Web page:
In another case of surgical-site error, a surgical team removed the wrong kidney from a patient with kidney cancer in 2008 at Methodist Hospital in St. Louis Park, MN. The mistake likely happened weeks before surgery when the wrong kidney was listed as cancerous on the patient’s medical chart, according to hospital officials. The hospital publicly announced the mistake, apologizing to the patient and family, and took corrective action. The patient’s health has not been disclosed, but state reports indicate that another surgery was attempted to remove the tumor and save the kidney. The urologist involved in the surgery received a reprimand and was restricted to outpatient or office-based procedures.
In 2012, an 81-year-old woman died 2 months after receiving unnecessary brain surgery. The patient went to a hospital in Oakwood, MI, for jaw surgery to relieve pain due to TMJ disorder, where hospital staff incorrectly put her name on another patient’s medical scan records. The patient was then taken to an operating room where surgeons drilled five holes into her brain and removed the right side of her skull before the medical staff caught the error.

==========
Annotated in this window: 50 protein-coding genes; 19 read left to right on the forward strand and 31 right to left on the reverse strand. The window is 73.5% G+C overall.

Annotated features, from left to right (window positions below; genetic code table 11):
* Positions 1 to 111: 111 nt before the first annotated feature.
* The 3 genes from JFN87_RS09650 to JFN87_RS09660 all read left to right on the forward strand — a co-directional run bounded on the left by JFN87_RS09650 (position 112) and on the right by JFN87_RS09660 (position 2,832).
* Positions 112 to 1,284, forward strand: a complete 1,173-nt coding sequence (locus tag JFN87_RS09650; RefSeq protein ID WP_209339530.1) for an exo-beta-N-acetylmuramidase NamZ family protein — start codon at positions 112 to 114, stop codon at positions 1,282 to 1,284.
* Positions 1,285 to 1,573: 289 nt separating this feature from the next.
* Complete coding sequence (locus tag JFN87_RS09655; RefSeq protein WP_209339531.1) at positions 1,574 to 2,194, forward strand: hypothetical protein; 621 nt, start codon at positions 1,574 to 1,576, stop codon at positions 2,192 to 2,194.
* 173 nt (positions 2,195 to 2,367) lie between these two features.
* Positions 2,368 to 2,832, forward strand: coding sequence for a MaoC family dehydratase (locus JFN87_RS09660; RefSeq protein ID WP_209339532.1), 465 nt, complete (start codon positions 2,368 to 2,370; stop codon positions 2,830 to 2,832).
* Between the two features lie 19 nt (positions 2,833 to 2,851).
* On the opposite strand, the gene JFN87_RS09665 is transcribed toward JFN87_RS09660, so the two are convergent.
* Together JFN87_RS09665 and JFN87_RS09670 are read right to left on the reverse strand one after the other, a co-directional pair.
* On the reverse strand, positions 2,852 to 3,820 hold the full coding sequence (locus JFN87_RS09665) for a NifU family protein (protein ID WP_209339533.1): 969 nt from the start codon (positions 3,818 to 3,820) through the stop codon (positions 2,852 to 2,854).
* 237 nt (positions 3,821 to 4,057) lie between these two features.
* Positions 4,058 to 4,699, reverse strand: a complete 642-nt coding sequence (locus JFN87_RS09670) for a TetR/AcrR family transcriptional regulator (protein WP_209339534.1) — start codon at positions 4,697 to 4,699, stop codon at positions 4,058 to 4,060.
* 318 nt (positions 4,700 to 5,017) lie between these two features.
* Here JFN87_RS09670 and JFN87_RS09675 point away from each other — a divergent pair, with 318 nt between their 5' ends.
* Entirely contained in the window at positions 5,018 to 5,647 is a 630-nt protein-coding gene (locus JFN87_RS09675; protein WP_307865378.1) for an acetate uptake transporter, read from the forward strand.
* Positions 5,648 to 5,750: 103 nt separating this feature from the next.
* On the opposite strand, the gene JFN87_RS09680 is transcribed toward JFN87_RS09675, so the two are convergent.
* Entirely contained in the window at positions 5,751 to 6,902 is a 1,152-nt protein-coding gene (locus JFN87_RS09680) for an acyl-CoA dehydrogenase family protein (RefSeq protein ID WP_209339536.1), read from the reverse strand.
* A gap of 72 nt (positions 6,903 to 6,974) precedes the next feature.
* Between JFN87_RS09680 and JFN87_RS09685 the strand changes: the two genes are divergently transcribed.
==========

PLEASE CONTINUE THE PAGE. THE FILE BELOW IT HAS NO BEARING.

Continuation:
Following the incorrect procedure, the woman was placed on life support, and died shortly thereafter. The hospital did not disclose the mistake to the family or to the state of Michigan, only admitting to the error 2 years later during the lawsuit proceedings.